Scientists have studied birds to try to understand how they stay warm during the cold winter months — the answer is a variety of strategies, including adding a “coat” of feathers, shivering, and some species, such as chickadees and bluebirds, huddle together to share heat — all things that humans do too. But other cold-weather […]Continue Reading 472 words
Discovering new species is always exciting but researchers in Indonesia have made a species discovery that’s setting records. As NatGeo reported, In the past two decades, an average of fewer than six new bird species have been described every year in the entire world. But 2020 will be different, as scientists have just announced 10 […]Continue Reading 285 words
In September we wrote about a study that revealed that bird populations have declined nearly 30 percent — a loss of 3 billion birds — in the last fifty years. While scientists don’t quite know what’s caused this decline, new evidence shows that in addition to species decline, North American migratory bids have been […]Continue Reading 413 words
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The National Audubon Society issued an alarming entitled, Survival by Degrees: 389 Bird Species on the Brink with the group’s CEO and President, David Yarnold, saying, “[t]wo-thirds of America’s birds are threatened with extinction from climate change, but keeping global temperatures down will help up to 76 percent of them.
Why This Matters: You can see what birds in your neighborhood are threatened by using this zip-code based tool (click and scroll down) that Audubon developed. This type of information should help people to see the importance of changing our current trajectory of climate change.Continue Reading 481 words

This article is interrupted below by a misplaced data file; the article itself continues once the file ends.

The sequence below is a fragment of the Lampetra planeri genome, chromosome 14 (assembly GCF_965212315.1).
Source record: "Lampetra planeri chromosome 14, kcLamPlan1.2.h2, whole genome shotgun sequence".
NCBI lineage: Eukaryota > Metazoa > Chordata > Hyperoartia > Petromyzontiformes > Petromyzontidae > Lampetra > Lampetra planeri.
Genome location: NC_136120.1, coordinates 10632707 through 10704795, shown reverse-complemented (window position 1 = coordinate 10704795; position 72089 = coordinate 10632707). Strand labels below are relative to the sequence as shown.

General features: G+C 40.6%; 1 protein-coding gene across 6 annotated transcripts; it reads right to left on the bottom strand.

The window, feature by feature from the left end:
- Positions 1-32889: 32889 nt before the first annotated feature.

According to a study in the Journal Science published last Friday, bird populations have declined nearly 30 percent — a loss of 3 billions birds — in the last fifty years. The study did not look at the reasons but one of the co-authors called it a “wake up call.” In another paper published in […]Continue Reading 455 words
When saltwater inundates coastal forests as sea levels rise, it kills salt-sensitive trees, leaving “ghost forests” of bare snags behind. A new study from North Carolina State University revealed that changes in vegetation as salt water moves further inland posed very different outcomes for different varieties of coastal bird species. Surprisingly, species of high conservation […]Continue Reading 376 words
- Fish & Wildlife Service
- light pollution
- migratory birds
- National Audubon Society
It’s spring and time for annual bird migrations, but for the more than 70 percent of U.S. birds, which are migratory, it is increasingly dangerous. A new study published last week in Frontiers in Ecology and the Environment is shedding “light” on the problem that light pollution poses for the vast majority of U.S. migratory birds because they travel at night when they are much more likely to crash into buildings, according to the Cornell Lab of Ornithology, which led the study.Continue Reading 484 words
The National Audubon Society published a new report yesterday calling for the largest ecosystem restoration effort ever attempted — a $1.7-billion slate of distinct restoration projects spanning the states of Mississippi, Texas, Alabama, Louisana, and Florida. The funding for these projects is available due to the $20B settlement in the Deepwater Horizon oil spill litigation.Continue Reading 463 words